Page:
The Oblate’s Confession by William Peak – ✭✭✭

 

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I rate this book a GOOD ✭✭✭

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Synopsis by NetGalley:

England, the 7th century. Petty Anglo-Saxon kingdoms make war upon one another and their Celtic neighbors. Christianity is a new force in the land, one whose hold remains tenuous at best. Power shifts back and forth uneasily between two forms of the new faith: a mystical Celtic Catholicism and a newer, more disciplined form of Catholicism emanating from Rome. Pagan rites as yet survive in the surrounding hills and mountains. Plague sweeps across the countryside unpredictably, its path marked by death and destruction.

In keeping with a practice common at the time, an Anglo-Saxon warrior donates his youngest child to the monastery of Redestone, in effect sentencing the boy to spend the rest of his life as a monk. This gift-child, called an oblate, will grow up in the abbey knowing little of his family or the expectations his natural father will someday place upon him, his existence haunted by vague memories of a former life and the questions those memories provoke.

Who is his father, the distant chieftain who sired him or the bishop he prays for daily? And to which father, natural or spiritual, will he owe allegiance when, at length, he is called upon to ally himself with one and destroy the other? These are the dilemmas the child faces. The answers will emerge from the years he spends in spiritual apprenticeship to a hermit who lives on the nearby mountain of Modra nect – and his choices will echo across a lifetime.

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My Review:

A written confession of a monk of his sin; a child’s view of living his life in a monastery, all those around him, and his surroundings as far as he could see. His religious instruction, his questioning, his learned understanding of human behaviour clearly shows Peak is a master of introspection, but to me the novel felt disjointed in time and flow.

What I found GREAT about the book?

I loved the idea of an adult recounting his childhood with the understand that as he grew his memories could change. There is a real tenderness in which Peak talks about the relationships within the Redestone.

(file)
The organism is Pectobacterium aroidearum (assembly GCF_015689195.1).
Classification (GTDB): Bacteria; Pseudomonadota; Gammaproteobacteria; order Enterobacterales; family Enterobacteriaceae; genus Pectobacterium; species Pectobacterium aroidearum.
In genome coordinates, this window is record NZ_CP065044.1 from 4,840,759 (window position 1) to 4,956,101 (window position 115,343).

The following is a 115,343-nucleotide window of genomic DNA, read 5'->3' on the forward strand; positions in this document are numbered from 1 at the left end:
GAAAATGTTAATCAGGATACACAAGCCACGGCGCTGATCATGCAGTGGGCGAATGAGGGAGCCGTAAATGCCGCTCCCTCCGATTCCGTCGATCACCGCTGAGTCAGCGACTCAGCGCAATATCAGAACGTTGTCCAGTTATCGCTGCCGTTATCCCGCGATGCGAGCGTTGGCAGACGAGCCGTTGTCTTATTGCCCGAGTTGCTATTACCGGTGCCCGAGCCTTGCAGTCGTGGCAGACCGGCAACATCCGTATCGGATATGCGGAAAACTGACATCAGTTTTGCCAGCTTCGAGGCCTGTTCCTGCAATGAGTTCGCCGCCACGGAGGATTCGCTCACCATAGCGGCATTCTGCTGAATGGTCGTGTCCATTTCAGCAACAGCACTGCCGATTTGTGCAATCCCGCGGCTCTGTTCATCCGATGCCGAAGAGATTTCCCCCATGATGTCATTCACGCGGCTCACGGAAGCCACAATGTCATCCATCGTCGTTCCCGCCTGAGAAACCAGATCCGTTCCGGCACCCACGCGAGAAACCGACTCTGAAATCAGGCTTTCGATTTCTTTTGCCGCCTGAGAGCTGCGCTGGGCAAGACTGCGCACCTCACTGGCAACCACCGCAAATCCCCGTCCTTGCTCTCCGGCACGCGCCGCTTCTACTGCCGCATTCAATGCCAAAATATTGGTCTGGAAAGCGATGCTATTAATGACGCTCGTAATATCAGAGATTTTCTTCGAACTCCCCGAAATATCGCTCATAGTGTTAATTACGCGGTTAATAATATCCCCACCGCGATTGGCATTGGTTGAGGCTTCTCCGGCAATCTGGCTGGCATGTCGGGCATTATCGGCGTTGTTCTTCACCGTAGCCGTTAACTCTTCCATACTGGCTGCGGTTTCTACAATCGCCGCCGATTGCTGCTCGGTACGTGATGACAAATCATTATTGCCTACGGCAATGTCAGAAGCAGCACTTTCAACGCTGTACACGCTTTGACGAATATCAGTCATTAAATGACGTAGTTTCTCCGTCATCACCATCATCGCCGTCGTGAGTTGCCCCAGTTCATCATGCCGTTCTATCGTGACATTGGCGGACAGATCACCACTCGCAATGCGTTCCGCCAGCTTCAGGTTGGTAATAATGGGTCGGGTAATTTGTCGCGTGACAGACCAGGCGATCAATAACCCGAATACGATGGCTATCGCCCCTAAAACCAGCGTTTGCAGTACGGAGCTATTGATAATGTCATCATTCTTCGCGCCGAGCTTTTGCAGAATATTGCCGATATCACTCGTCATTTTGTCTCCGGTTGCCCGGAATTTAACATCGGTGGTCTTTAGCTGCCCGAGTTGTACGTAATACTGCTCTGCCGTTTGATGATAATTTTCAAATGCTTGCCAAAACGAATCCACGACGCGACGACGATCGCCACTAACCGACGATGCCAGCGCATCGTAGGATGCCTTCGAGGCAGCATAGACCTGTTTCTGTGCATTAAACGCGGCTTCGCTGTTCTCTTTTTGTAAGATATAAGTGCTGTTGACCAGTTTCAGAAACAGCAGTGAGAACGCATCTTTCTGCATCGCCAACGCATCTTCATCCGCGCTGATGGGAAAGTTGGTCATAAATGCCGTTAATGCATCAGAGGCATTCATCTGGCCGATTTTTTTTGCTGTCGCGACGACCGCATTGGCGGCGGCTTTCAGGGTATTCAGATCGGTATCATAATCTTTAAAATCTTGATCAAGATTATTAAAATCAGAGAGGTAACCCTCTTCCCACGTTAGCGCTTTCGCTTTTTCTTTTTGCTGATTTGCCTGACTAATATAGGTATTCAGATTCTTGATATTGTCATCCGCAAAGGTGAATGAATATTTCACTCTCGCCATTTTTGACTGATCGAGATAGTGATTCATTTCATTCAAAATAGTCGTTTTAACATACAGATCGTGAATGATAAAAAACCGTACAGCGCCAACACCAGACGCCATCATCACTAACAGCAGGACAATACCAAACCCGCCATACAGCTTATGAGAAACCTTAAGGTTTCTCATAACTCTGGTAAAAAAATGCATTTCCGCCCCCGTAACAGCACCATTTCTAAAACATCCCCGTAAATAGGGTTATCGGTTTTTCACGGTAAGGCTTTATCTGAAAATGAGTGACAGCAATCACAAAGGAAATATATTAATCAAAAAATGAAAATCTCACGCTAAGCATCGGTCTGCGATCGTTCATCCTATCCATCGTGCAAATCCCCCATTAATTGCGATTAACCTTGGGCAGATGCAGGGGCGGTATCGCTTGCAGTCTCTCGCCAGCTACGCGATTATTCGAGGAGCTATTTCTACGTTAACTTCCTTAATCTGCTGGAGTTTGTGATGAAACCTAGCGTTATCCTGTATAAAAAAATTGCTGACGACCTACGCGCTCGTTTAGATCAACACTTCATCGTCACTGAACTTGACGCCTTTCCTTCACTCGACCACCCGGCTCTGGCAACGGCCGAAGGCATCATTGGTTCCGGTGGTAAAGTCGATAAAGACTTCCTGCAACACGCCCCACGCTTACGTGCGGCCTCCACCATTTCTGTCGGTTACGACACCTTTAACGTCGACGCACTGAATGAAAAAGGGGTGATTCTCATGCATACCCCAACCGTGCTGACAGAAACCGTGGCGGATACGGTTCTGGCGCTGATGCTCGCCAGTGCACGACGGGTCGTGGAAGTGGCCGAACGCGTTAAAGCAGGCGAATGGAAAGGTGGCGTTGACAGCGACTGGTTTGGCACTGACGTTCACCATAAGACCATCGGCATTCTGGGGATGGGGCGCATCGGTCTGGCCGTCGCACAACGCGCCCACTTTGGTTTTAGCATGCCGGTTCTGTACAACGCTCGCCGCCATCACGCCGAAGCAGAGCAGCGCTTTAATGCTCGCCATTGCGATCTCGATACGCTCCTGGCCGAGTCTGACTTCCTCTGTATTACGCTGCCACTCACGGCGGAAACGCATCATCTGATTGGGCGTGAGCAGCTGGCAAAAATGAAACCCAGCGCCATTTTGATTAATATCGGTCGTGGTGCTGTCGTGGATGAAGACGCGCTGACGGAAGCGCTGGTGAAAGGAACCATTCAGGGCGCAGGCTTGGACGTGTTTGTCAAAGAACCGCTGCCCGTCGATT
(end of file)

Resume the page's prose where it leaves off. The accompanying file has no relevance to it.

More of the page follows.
I found this to be a wonderful philosophical book that is an instruction into deconstructing held beliefs, examining them and reconstructing them with a greater understanding, and this is the part of the book that was a real pleasure to read. In this William Peak excites me in his writing.

The opening chapter gives us the start in mime, simple pleasures of making a snowman with a small boy to indicate that the monks do not speak but use sign language, so using sign language Peak starts his tale. Brilliant!

There are some lovely lines from a child perspective, simple memories: A childs thinking, with an adult understanding:

‘I thought about the place at table where I sat. I thought about my bed. I thought about the spot along the church wall that on sunny mornings grew warn and rosy in the light.’

Simple pleasures in a childs world.

When Winwæd is instructing the younger oblate Oftfor about heirachy of Fathers in the Abbey, Oftfor asks

“Are there any mothers?”

What a sad line.

Peak shows a deep understanding of the scale of someones compact world – our world can be only what we see, but when we venture further past that distant view, we discover that a picture in our mind is only a picture and the reality can be terrifyingly magnificent. This is conveyed whilst Winwæd is high up on a crag looking down on Redestone. I enjoyed how this book is focussed around one small place as if there was nothing outside of it, even in their imagination.

In a complex way he shows that although the monks appear to blindly follow a man (Bishop Wilfred) who stole Winwæd’s fathers lands and makes demands of them, each monk has their own story and personal secrets. They keep something for themselves, they do things considered wrong by their rules, but is really part of natural curiosity.  I also love the way Peak also has a wonderful manner of digging down the deepest level of questioning, forcing the reader to really think about held beliefs, showing all sides of blind faith and no faith.

Instruction for young oblates includes the history of Cumbrogi monks who also felt they were doing God’s will in their heathen ways, and invites thoughts about how religion has been shaped by powerful men and followed blindly because of being taught that there is only one path to God.

I enjoyed how Peak challenges with suggestions how memories can also be shaped and false. As he is writing, Winwaed reminds himself that his memory may not be correct.